Moltmann’s epistemology mistrusts simple analogy, the conventional “like is known only by like.” Instead he relies on dialectical thinking: paradoxes of seeming opposites. Revelation is not dogma or proposition but an event happening in contradiction; God is able to make use of whatever appears furthest from the divine. Thus Jesus’ cross becomes not an embarrassment but the epitome of God’s selfhood.
History is not to be defined by the positivists or materialists but is open-ended, an indeterminate flow until the grand climax of all things. Historical criticism should be welcomed, including studies of the historical Jesus, but criticism by itself proves inadequate. That is because historical and eschatological methods are reciprocal, each casting new light on the other. Jesus’ history must be read both forward and backward, relating him both to his Jewish heritage and his (and therefore our) resurrected future. The end calls forth the beginning.
Critiques of religion from various quarters are embraced by Moltmann, who sees how often in history religiosity has supported alienation. As his allies, he cites critics such as the psychoanalyst Sigmund Freud and especially liberal Marxists (Ernst Bloch, the Frankfurt school of social analysis), who detail how institutions and civil religion manipulate religion whenever it loses its primal dimension of hope. Theistic faith is hardly immune from this critique, but for years it has been the most susceptible to unholy alliances with autocratic regimes or mystical privatism.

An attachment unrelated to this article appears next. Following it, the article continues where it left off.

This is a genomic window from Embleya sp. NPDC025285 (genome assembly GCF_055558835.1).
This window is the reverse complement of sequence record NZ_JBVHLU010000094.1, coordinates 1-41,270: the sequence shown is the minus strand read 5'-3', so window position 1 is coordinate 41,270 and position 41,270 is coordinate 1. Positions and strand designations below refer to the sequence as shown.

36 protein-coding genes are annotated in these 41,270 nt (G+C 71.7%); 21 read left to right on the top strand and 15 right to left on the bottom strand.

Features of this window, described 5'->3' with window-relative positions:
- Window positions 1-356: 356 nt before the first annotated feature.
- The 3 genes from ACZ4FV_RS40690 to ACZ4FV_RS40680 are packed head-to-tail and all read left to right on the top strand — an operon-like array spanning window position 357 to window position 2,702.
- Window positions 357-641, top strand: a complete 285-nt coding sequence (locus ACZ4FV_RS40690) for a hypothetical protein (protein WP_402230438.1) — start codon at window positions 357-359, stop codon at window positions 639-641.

So who is God? Not polytheism, of course, but the subtleties of trinitarian vision have shaped Moltmann’s doctrine of God—especially with the horrific tensions of Good Friday, first analyzed in this book. Because the triune One is both vastly transcendent and intimately present, and it encompasses from the far reaches of ancient Israel to our own daily lives, only a doctrine of Trinity can serve adequately. Moreover, it not only clarifies the inner life of God but also marks a paradigm for the unfolding of earthly history toward its goal. Moltmann has adopted the term “panentheism” to navigate between the extremes of austere theism and shapeless pantheism, and he openly admires Eastern Orthodoxy with its heritage of a “social Trinity” of divine persons (contrasting to Augustinian/Western emphases on divine unity). This vision undergirds Moltmann’s social ethic, for which he is well known, because humans are empowered by God’s presence and stretched beyond their failings by the gospel of hope.